Grammy, Grampy, Loo-loo, Alla!
This is the whole-hearted baby-tune that spills over from the backseat as we make our way into Boulder to see Grammy, Grampy, Aunt Alex and Lucy the dog. Opal is almost distracted enough by her anticipation to not mind the full-face of sunshine that blasts through the back window, an inevitability during the mid-day, due-north drive. Uncle David will probably be there also, an Opal-adored fixture in the Bosque Court household, but the specific brand of awe that is reserved for him is typically stored up in order to be savored in person.
In short, Opal loves going to grammy and grampy's house.
They have their own perfectly lovely little routine over there and, even better, they have all their own stuff. Opal has her own special cupboard for food, snacks, bowls, spoons, bibs and the like. She even has her own stroller in the garage! All we need to pack for our visits is B the bunny and Milk. Two items. Not even enough to constitute writing up a list. Heaven.
Grammy has a pack-n-play permanently installed at the foot of her bed, draped with thick velour blankets, like a little room with Victorian curtains. It houses Opal's Donkey, who is B's nearly identical alter-ego, sans tail and pointy ears, and who keeps residence full time at Grammy's.
She calls him Donkey, dockee. The nickname "D" had already been taken by Uncle David.
Grammy has her own noise machine, baby monitor and continuously growing cascade of board-books, which are read to Opal in grammy's pillowy bed. I remember as a little girl how luxurious it was to take naps at my grandparents' house— the rich, velvety blanket that was a working comforter on my Grandma Herman's bed. How it had a fruity, soapy smell when I buried my face into it and breathed hot, damp air. The house was always a little cool, so I would tuck the blanket tightly beneath my chin, envelope my curled-up body without leaving a single gap vulnerable to the open air. Grandma's bedroom was always so clean and clutter-free, as I remember it. It felt so grown-up to be in there. It was where adults would nap, I used to think. There and in the recliner in front of the T.V.
On the ground floor of Bosque Ct., much of the grown-up decor in grampy's main living space —grammy and grampy live together—has either been altered, removed or replaced with baby-in-mind. The fabulous, puzzle-piece coffee tables (with extra-sharp corners) are removed before Opal arrives and a couch-cushion buffer is assembled around the gorgeous gem and rock collection at the base of the fireplace. There are boxes and baskets of toys abound, seeming to stay tidily put away in their respective bins until Opal shows up again to professionally dismantle them all.
The Bosque Ct. gang goes for a walk as often as weather permits. Lucy the dog is a treasured bit of entertainment for the stroll and Opal anticipates their outings from the moment she enters the front door. Eash! Eash! Lou-Lou! As she attempts to scale the wall in order to reach one of the many leashes that dangle from the coat-hooks in the front hall. One of them is spring loaded and when she yanks on it, it lengthens then springs like a slingshot against the wall.
Uh-oh, she says. No attempt at hiding a slight grin that boasts her single, perfect-sidways top tooth.
Opal goes to grammy and grampy's at least one afternoon a week. She has for many months now, since long before she could crawl. I drop her off just before her afternoon nap time and daddy picks her up after work, which allows me a splendid chunk of day to fill with errands and appointments and the occasional yoga class. Playing my cards more mindfully could even get me an entire afternoon off—imagine!— though writing these words is a plain reminder that I am hardly ever that organized.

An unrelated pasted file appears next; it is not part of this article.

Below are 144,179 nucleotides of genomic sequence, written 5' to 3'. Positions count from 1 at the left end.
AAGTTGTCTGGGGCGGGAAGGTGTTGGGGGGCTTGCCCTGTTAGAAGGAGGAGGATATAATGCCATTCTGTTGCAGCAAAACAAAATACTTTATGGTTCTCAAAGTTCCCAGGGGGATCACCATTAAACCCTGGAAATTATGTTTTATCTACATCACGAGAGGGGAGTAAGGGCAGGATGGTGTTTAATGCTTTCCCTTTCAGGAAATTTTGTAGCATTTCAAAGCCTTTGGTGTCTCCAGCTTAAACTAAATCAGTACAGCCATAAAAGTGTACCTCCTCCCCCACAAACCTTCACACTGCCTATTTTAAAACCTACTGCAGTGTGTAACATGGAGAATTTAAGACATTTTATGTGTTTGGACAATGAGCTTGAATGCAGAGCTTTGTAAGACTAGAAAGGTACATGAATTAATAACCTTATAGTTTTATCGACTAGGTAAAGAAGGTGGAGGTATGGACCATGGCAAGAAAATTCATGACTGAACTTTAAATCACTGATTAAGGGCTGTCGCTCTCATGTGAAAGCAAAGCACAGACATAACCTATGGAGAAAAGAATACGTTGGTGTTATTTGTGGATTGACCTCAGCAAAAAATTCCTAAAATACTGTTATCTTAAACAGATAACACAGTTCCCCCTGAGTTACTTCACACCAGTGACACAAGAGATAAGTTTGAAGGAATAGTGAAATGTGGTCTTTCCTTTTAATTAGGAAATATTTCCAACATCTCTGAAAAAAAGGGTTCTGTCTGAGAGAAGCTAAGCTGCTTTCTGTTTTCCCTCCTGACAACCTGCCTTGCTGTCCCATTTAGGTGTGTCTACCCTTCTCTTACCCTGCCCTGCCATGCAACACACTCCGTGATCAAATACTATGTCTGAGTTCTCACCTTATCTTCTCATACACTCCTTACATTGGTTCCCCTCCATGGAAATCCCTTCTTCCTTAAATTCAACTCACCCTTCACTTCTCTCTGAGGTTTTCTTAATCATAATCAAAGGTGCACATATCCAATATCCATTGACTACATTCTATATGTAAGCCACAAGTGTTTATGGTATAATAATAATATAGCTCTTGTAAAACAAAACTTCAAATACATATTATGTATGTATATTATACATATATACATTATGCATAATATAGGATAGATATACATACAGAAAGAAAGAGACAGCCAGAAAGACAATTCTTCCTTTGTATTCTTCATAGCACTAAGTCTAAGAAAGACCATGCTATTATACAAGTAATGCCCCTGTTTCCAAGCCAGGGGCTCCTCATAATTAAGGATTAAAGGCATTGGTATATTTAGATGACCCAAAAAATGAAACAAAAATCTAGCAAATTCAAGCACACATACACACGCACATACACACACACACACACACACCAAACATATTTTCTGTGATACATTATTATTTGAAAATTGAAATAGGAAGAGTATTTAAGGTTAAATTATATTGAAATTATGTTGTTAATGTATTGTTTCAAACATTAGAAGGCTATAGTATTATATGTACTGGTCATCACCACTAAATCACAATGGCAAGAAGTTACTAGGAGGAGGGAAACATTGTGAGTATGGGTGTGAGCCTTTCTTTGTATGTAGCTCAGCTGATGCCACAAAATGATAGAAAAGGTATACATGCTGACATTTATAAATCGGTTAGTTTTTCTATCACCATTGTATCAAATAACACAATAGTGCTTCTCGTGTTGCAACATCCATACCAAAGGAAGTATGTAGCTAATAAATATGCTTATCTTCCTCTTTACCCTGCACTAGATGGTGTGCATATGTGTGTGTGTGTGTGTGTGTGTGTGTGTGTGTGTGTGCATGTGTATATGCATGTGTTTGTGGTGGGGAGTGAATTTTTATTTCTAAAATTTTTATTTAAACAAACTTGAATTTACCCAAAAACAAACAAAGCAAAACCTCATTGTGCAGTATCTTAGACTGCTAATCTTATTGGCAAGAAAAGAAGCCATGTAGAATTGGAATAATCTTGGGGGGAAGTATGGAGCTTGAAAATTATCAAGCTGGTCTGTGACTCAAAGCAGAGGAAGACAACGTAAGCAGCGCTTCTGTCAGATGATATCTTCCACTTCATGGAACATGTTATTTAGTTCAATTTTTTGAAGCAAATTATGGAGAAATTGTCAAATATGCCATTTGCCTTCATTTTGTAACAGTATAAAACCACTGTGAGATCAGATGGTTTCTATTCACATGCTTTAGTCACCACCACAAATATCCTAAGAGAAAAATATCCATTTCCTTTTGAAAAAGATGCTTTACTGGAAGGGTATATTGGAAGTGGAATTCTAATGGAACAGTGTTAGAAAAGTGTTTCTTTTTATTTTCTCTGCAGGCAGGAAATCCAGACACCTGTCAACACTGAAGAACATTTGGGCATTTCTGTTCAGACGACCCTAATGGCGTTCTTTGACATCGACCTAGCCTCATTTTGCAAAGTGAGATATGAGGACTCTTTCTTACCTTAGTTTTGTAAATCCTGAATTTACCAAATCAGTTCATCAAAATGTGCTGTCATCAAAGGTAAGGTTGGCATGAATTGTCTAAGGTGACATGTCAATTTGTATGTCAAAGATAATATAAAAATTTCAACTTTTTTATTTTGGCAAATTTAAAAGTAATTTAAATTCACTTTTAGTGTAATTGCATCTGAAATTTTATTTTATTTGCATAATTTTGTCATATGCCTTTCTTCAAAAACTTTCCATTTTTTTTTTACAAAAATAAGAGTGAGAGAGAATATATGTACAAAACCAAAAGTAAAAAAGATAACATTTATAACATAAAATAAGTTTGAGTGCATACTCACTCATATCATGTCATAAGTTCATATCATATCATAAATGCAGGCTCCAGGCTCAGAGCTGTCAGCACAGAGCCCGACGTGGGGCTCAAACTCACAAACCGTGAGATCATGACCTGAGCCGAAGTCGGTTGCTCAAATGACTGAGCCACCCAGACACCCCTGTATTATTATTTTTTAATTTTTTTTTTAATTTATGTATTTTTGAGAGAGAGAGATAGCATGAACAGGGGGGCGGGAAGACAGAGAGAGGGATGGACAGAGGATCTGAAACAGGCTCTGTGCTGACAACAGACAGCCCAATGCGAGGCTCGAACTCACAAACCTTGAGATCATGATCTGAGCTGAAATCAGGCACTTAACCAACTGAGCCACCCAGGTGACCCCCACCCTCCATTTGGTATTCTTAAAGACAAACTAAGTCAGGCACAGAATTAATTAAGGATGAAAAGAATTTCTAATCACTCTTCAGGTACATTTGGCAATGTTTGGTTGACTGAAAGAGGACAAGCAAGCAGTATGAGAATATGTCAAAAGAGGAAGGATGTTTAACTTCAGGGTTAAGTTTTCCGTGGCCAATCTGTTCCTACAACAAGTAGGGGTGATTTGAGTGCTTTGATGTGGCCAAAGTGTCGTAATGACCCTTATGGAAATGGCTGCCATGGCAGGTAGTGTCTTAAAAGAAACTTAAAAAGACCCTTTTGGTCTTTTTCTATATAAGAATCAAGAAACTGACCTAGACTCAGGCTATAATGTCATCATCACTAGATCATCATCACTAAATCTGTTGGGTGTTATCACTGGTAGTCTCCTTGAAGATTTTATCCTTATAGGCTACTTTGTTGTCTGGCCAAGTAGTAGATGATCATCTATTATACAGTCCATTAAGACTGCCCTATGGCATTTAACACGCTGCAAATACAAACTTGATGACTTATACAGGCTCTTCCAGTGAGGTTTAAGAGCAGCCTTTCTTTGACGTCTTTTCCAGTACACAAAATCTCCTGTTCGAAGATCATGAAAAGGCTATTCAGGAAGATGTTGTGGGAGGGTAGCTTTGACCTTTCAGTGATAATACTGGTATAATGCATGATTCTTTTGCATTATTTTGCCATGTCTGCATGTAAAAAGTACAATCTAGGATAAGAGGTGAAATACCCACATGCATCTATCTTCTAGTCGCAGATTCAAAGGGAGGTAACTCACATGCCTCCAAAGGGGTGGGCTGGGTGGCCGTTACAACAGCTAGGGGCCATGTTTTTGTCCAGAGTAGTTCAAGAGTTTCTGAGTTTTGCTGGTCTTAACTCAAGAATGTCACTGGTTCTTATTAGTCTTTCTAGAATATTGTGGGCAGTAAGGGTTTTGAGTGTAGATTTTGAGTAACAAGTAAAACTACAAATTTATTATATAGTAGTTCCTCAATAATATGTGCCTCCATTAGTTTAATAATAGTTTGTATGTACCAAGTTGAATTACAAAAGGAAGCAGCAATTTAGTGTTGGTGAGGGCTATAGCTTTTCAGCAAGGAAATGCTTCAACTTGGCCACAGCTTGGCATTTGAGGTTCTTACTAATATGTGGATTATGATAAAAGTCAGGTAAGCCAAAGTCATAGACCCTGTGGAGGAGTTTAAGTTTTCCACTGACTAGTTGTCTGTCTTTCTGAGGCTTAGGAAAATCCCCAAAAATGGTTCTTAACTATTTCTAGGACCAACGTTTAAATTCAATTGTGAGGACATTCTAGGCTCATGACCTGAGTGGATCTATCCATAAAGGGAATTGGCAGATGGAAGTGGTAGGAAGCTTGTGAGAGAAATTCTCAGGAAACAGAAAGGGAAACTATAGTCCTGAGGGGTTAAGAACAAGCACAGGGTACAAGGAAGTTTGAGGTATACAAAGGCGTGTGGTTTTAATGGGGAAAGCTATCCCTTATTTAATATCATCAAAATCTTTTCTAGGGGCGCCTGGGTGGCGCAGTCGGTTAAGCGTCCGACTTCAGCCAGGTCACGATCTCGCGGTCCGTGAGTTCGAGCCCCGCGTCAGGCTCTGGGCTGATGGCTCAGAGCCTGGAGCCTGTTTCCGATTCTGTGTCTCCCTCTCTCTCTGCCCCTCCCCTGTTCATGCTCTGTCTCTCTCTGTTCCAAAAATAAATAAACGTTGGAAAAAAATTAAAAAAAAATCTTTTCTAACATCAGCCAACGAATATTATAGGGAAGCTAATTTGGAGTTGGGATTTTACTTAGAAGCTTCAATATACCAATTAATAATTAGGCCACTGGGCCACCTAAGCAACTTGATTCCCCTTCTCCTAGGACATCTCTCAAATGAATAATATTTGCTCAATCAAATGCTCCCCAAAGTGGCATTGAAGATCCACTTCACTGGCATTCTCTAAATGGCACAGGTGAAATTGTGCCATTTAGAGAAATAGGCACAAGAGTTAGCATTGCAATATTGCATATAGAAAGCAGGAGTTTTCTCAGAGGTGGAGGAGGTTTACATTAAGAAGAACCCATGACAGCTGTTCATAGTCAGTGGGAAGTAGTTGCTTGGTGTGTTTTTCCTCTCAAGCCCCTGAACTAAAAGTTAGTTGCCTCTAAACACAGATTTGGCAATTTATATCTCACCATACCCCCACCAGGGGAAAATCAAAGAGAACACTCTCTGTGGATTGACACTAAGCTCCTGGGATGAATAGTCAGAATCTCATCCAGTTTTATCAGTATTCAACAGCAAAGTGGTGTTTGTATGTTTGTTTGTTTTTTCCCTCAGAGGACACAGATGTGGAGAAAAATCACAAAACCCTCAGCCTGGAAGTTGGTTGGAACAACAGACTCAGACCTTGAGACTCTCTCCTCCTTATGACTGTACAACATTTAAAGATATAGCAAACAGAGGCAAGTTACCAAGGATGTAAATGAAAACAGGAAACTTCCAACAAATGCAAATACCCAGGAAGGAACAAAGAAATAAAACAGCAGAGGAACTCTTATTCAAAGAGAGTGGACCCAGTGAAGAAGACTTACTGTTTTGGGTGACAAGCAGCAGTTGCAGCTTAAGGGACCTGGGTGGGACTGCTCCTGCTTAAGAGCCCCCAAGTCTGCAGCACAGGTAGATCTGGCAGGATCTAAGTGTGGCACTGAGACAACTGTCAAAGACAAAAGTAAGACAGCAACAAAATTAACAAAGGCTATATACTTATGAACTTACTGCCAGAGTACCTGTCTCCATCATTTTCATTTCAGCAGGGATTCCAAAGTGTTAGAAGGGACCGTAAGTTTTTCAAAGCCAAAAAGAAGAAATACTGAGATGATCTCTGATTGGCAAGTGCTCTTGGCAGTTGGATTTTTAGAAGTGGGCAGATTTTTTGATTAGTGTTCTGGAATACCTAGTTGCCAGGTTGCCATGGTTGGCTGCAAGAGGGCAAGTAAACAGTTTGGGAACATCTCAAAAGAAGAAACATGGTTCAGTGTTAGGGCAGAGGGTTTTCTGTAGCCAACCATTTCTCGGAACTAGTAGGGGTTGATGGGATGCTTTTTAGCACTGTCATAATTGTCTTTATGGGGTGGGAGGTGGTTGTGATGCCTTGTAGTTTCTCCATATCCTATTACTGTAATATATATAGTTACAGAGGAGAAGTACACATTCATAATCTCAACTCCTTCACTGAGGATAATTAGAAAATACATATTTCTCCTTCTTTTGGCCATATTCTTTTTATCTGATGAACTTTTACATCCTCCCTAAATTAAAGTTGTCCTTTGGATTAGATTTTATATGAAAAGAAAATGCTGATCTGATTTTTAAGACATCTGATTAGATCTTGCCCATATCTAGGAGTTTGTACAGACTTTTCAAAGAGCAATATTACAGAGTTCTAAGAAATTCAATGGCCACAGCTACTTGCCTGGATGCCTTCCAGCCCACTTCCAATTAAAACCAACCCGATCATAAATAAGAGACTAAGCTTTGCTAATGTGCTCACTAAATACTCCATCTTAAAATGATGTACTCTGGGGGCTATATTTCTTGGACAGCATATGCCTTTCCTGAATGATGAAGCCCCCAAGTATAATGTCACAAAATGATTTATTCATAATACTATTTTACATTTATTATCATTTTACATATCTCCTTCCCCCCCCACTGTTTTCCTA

Grammy is queen-master of thinking up precious little games and granddaughter play-scenarios. She patiently obliges as Opal buries her in one blanket after another (nada blankie!) or stacks hat after hat atop her head, an expression of pure mirth draped across both their faces. At the conclusion of each visit, grammy is left brewing another idea (nada idea!) of something that needs to be purchased to fully support Opal's current imaginary themes or basis for baby-amusement. We knew from the beginning that she would be one of those grammies who'd not only take part in the most ornate and exquisite of tea parties, she would be one of the key organizers.
Auntie Alex has the energy of a vivacious cattle dog as she chases Opal through the space, thus inspiring baby-squeals and continuous looks-over-the-baby-shoulder to make sure she has no intentions of stopping the game. Opal romps and frolics in the airstream of Alex's zest. She scampers to show Alex her newest amusement, knowing that it will be fully embraced, as if they are singing along to the very same ditty.
As for grampy, the affection hasn't wavered from the very first night we brought Opal home from the hospital. That night, he called her such a sweeeet girl as he fit her entire body in his forearm and rocked her to sleep. A more recent image that comes to mind depicting grampy's gentle demeanor is when he returned from waking her up from a nap one afternoon with her snuggled tight to him, her little head nuzzled into the nape of his neck. So cozy.
And as I mentioned before, Uncle D is a total marvel to her. Opal meets him and his friends with a mixture of tentativeness and glee, unable quite to decide which feeling to commit to from one moment to the next. David never fails to give her generous amounts of attention before scurrying back up to his bedroom.
An afternoon at Bosque is the equivalent of an afternoon at the baby-spa; Opal stews inside a well-lit tank of steady appreciation, adoration, delight. She comes home looking like a cat who spent the better part of the day basking in the sun, having slipped into contented snores the moment daddy tucked her in the carseat to head home.